Home / General / This Day in Labor History: April 14, 1816

This Day in Labor History: April 14, 1816

/
/
/
2131 Views

On April 14, 1816, Bussa’s Rebellion began in Barbados, when 5,000 slaves rose up against the evil system of slavery the British had placed them into, part of the broader labor system of colonization. Though the rebellion would be brutally suppressed by the British, it was a key event that laid the groundwork for the eventual emancipation of slaves in the Empire fifteen years later.

Bussa was from west Africa, probably Igbo. He was, like so many Africans, caught up in the globalized slave trade that the Europeans had started two hundred years earlier. Slavery was part of African societies, but it was far from the chattel slavery system that would be created in the Americas. It was often fluid and not generational. People could be slaves and then become members of their new societies. This got twisted very quickly when Europeans arrived in west Africa, offering guns and rum and iron pots and other goods. Add to this rapidly growing populations in west Africa due to the arrival of corn and other crops from the Americas that improved overall nutrition and you had a rising population that put more pressure on the various tribes. They all needed new land which meant bumping up against each other. Warfare increased and so did captivity. And now here came the Europeans ready to buy all the captives the tribes could find for good prices to send them to the plantations of the Americas. This seriously destabilized west African societies by the early eighteenth century. By the time Bussa was captured, perhaps around 1800, the international slave trade was coming to a closure. The Enlightenment deepened European racism and started placing a scientific patina on it, but ideas of natural rights did seep into the treatment of Africans and some began to question the entire institution of slavery.

It’s really hard to know anything about Bussa just like it is hard to know anything about almost any given slave. Other than the records about the rebellion named after him, we have nothing. Even that 1800 date for his capture is approximate and in fact 15 years of survival in these pestilent sugar plantations would place him as well above average for life span in Barbados. Probably he was some sort of overseer, or at least he had more freedom of movement than other slaves. Now, you might think that as an overseer, Bussa would be a bully. After all, this was his job. In the U.S., a slave would rarely get to this point and only if he was the most brutal person possible. But the Caribbean had far fewer whites. In any case, Bussa started talking about freedom for everyone with people he met.

In late 1815, the British Parliament was considering some of the first bills to move toward slave emancipation. But this was very early in the process. The Imperial Registry Bill would have registered slaves. This was a very minor step. But the thing is that slaves heard about it, at least in Barbados. They worried that this would make their lives even worse and they knew that there was some talk of emancipation. But it became clear in the aftermath that Bussa and his supporters were able to follow the bill and started planning an actual revolt if it failed, which it did in 1816. Bussa was able to get a cadre of relatively high-ranking slaves and free Blacks to assist his planning. This included a man named Joseph Pitt Washington Franklin, who was free and put his life up to end slavery. A woman named Nancy Grigg was a leading house slave and influenced women in the house to join. A creole slave driver named Jackey also joined.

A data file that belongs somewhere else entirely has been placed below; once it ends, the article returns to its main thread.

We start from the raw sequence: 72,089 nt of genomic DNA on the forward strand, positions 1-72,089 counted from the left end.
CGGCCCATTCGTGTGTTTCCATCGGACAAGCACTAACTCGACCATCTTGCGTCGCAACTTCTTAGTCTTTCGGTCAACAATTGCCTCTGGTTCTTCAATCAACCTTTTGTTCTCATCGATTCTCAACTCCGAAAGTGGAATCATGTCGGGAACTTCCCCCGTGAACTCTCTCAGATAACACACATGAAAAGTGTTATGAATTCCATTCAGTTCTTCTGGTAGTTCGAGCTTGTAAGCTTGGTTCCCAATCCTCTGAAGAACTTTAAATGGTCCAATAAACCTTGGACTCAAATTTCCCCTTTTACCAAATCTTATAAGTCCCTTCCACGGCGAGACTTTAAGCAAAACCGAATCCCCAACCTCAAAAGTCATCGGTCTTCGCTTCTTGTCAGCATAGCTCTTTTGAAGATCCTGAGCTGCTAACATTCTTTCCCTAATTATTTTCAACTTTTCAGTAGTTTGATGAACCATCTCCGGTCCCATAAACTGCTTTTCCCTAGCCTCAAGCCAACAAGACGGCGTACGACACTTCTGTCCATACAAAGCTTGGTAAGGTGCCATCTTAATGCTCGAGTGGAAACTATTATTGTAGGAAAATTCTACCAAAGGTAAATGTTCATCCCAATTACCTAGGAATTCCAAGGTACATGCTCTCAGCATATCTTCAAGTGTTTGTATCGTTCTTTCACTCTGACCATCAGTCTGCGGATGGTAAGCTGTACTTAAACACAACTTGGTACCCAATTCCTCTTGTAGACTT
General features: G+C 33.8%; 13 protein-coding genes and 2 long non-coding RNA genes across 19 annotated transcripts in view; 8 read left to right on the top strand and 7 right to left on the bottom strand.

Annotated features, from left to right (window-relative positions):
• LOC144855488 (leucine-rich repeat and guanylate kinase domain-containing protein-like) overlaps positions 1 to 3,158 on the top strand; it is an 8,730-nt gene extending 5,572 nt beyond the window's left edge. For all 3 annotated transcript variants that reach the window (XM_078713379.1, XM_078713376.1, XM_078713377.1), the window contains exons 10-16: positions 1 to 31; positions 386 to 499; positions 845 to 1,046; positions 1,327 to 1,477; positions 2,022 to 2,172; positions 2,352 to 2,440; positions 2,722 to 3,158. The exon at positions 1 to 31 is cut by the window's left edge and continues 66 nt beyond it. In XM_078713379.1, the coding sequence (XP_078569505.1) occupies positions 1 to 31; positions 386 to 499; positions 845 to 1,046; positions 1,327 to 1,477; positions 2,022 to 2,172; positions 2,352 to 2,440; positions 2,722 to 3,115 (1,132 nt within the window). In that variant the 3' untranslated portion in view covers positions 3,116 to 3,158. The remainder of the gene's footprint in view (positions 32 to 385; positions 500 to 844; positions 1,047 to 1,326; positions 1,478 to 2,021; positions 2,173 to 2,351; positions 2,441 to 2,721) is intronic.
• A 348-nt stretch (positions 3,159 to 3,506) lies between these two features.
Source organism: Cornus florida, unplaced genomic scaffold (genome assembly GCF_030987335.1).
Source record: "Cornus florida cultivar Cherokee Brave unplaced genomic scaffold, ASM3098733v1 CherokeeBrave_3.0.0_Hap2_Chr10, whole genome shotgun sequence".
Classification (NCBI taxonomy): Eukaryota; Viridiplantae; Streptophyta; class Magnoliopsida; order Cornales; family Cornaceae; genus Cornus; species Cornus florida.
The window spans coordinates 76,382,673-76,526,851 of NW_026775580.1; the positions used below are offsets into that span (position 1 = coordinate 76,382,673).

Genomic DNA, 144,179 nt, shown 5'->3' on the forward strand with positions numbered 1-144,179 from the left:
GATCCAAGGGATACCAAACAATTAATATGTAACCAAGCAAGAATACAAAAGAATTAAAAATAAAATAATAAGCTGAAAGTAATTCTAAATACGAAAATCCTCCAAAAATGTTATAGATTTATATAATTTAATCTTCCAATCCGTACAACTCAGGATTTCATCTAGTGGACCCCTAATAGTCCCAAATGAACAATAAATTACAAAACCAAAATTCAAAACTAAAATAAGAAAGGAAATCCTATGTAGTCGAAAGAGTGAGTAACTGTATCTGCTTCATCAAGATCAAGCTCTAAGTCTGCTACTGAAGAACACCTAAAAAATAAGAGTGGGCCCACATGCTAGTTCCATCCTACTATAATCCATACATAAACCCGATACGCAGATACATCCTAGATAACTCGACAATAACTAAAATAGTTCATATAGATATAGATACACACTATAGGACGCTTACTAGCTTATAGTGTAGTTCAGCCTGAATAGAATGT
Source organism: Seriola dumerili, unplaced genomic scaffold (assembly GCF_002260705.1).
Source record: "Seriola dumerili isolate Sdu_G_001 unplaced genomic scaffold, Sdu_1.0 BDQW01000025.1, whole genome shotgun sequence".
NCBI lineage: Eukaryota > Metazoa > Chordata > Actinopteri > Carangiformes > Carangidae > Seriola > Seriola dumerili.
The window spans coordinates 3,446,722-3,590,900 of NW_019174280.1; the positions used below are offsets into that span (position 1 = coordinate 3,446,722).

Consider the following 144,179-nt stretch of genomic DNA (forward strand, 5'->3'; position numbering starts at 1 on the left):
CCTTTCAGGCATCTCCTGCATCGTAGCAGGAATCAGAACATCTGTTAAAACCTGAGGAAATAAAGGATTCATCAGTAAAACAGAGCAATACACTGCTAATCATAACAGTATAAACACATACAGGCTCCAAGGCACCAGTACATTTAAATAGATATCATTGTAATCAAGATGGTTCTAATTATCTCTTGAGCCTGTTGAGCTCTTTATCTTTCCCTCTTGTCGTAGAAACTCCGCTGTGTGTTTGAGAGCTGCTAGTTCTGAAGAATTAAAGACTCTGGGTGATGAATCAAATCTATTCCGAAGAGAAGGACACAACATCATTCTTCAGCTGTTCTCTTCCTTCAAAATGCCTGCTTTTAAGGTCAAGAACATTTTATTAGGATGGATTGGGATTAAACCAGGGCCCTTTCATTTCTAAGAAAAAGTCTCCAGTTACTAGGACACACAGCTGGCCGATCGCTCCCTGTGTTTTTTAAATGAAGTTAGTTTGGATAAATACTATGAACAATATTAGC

This was a well-planned rebellion. In fact, it had its own propaganda campaign led by three free Blacks who were literate and had access to printing presses. It started on the southeast corner of Barbados and soon spread through the island. In fact, it started at the plantation where Jackey worked. They chose Easter Sunday to start the rebellion. Unlike most planned rebellions, no one in the know went and told whites. So it actually happened. The signal was setting the cane fields on fire. White plantations owners fled to the colonial capital of Bridgetown in panic.

Unfortunately, this was all a total disaster for the slaves. They next day, the island’s government declared martial law and cracked down. While they killed all of one English soldier, the cost to lives for the slaves was shocking and just horrifying. Probably about 50 were killed in the actual battle violence. That included Bussa. Then the state executed 214 additional slaves. About 170 were sold to what one must assume were even worse slave societies than Barbados. Finally, some untold number–hundreds, maybe thousands–were mutilated, either out of gratuitous punishment or to show the other slaves what happens if you take on white power. This might mean cutting off an era, branding, knife marks on the head, etc. Not good.

Bussa’s Rebellion did influence the larger debate over ending slavery in the British Empire. What the British would discover after it finally emancipated slaves in Barbados and other places in 1833, after another slave rebellion, this time in Jamaica, was that there were lots of ways to freeze labor in place and force them to work for nearly nothing without the moral opprobrium of actual slavery.

This is the 433rd post in this series. Previous posts are archived here.

  • Facebook
  • Twitter
  • Linkedin
This div height required for enabling the sticky sidebar
Ad Clicks : Ad Views : Ad Clicks : Ad Views : Ad Clicks : Ad Views : Ad Clicks : Ad Views : Ad Clicks : Ad Views : Ad Clicks : Ad Views : Ad Clicks : Ad Views : Ad Clicks : Ad Views : Ad Clicks : Ad Views : Ad Clicks : Ad Views : Ad Clicks : Ad Views : Ad Clicks : Ad Views : Ad Clicks : Ad Views : Ad Clicks : Ad Views : Ad Clicks : Ad Views : Ad Clicks : Ad Views :